Every now and again I rummage through material I’ve collected for this Archive and get reminded of people and things that I haven’t turned my full attention to.  Just before Thanksgiving, it was the files in my office related to the Joseph Vince Fencing Equipment Company.  In the midst of the file I was going through were a large number of equipment catalogs.  I thought I’d share a few.

The ’69-’70 catalog for the Joseph Vince Company.  The circle logo next to Mr. Vince’s name is the symbol of Salle Mori.  Torao Mori bought out Joe Vince when the venerable Hungarian decided to retire.  Mori took over his Beverly Hills salle and also his equipment company, but kept the Vince name on the equipment company.  Mori passed away in January of 1969, but his family continued to operate the equipment company for many years.  When Heizaburo Okawa donated a large cache of material to the Archive, included were the files of the equipment business going back to the 1950’s.

Joseph Vince was responsible for assisting a fledgling equipment manufacturer in Japan get their products into the American market.  Whether he approached them or they approached him I’m not sure, but I’ve found in his files manufacturing drawings detailing the exact specifications for foil guards and some other pieces of equipment.  And I’m not sure if Vince was the sole US distributor for this new player, but I know when I was fencing in the late 70’s I would often run across this name on this or that piece of equipment.  I think I still have an old bag of theirs, actually.

Tokyo Sports went big into fencing equipment, producing everything from weapons, parts, body cords, masks, clothing and scoring equipment, as you can see from this cover.  This catalog is all about their line of scoring equipment.

The above is the first page inside the main Tokyo Sports fencing equipment catalog.  On the left, you can see the “T/S” logo that you would find stamped on bell guards and such.  The diagram on the right is a fascinating way to outline the complete circuit diagram for registering a foil touch.  Few of these catalogs have publication dates, so it’s anyone’s guess when this is from.  However, since the foil point in the above diagram is a ‘pineapple’ point, the drawing has to be from the ’60s. But on balance, the whole diagram looks like the layout for a small section of the Tokyo subway system.  “Kanda to Meguro station in 12 easy stages!”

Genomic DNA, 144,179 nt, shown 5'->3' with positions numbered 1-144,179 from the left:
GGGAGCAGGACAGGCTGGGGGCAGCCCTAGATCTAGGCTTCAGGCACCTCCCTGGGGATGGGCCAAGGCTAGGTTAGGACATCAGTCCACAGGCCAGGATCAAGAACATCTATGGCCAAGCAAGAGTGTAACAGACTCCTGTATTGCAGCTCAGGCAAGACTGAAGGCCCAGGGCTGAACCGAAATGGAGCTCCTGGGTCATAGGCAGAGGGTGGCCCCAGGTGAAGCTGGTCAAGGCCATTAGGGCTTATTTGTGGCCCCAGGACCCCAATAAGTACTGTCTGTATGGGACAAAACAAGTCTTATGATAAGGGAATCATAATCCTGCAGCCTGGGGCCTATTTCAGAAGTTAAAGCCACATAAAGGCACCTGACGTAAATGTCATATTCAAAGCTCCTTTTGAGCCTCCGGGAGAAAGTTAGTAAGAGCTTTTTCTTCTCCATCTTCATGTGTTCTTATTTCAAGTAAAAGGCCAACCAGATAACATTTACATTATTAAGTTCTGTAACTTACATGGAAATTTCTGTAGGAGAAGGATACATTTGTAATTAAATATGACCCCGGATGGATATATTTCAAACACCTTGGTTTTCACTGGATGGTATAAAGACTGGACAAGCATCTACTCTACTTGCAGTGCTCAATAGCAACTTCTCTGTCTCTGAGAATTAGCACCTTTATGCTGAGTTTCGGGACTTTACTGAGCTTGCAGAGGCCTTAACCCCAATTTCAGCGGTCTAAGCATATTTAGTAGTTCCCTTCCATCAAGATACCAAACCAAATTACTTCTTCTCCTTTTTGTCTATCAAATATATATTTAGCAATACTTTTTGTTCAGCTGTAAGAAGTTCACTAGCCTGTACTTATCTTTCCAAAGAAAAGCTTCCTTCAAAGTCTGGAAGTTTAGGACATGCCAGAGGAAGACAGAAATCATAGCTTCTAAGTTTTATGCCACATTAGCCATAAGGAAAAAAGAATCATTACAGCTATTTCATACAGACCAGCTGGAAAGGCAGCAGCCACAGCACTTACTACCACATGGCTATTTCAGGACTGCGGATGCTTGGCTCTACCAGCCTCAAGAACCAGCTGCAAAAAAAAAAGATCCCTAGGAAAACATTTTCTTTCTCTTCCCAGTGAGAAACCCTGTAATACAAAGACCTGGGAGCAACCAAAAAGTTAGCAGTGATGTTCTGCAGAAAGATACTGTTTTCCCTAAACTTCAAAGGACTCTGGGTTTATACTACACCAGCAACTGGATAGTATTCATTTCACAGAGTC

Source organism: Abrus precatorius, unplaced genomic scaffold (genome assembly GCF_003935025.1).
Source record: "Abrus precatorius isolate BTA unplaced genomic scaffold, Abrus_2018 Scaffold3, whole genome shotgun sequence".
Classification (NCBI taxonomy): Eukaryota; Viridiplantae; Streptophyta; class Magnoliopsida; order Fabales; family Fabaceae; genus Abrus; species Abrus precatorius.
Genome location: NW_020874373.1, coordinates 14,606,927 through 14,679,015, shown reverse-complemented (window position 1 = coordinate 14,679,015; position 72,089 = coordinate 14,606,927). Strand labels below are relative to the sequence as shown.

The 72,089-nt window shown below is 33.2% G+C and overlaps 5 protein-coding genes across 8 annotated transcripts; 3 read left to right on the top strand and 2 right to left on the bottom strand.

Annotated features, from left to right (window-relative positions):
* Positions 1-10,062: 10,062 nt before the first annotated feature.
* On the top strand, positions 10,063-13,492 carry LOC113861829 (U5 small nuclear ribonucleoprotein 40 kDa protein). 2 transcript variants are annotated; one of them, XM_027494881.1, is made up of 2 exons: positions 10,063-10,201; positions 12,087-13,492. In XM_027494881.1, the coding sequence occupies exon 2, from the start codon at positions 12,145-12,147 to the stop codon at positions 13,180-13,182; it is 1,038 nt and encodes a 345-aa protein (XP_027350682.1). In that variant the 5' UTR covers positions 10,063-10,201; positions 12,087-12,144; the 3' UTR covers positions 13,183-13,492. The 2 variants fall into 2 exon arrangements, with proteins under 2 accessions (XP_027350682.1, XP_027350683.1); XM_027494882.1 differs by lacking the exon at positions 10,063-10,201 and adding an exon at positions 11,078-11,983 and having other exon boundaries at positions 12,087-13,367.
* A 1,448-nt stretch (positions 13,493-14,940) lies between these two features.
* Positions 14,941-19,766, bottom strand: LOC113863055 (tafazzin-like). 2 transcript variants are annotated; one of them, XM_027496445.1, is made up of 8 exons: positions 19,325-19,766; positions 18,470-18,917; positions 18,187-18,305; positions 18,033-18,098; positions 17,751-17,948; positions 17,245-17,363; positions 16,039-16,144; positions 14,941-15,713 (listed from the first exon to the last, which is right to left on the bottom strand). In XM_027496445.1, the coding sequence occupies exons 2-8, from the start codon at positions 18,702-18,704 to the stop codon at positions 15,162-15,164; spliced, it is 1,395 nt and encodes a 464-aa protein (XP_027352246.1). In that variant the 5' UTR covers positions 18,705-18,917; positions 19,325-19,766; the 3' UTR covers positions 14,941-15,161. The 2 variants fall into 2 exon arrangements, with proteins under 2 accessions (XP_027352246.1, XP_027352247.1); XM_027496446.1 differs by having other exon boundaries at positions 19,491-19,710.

I don’t know how long, or even if, ever, Tokyo Sports dominated the Japanese market for fencing gear, but at some point they had competition in the form of Asahi equipment.

No dates anywhere that I could spot in the Asahi catalog. And if anyone can enlighten me as to what the heck that item on the cover is supposed to represent, I’m willing to entertain suggestions.  A foil?  A reproduction rapier of mysterious origin?  Modern art?

As far as I can determine, neither Tokyo Sports nor Asahi are still in business.  When they went under I’ve no idea, although I assume it was in the 1970s.  Based on the number of other catalogs in the pile I pulled out of the files, the Mori’s were definitely keeping on top of what the competition was up to.  Then again, I think a lot of these companies would use one another for suppliers of certain items, especially when one company had an exclusive deal with a manufacturer making something unique.  I know Hans Halberstadt was the exclusive US distributor for Uhlmann machines and equipment for some period of time, likely due, at least in part, to the common language shared by Hans and Josef Uhlmann.  For all I know they were pals while Hans still lived in Germany.  Speaking of Hans…

Once again, not certain of the date of this catalog, but it references Hans Halberstadt in a way that infers he’s still alive, so pre-1966.  This catalog actually has some things clipped out of it, but I can’t tell what the scissor-wielder was interested in.

Speaking of Uhlmann, they had catalogs for everything from scoring equipment to uniforms and everything in between.

This is the fancy-pants most modern of the catalogs in hand.  Must be from the 1970s and it has some water damage, but there’s no mistaking the design of that guard socket.  Hasn’t changed at all, has it?  Although if I read the latest FIE missive correctly, they’re discussing making these body cord parts out of a see-through material.  I guess someone figured out a new cheater wiring scheme.  I don’t think it’s one that someone has been caught with, just a bug that could be exploited.  Still, after however many years this has held up as-is, they’ve had a pretty good run.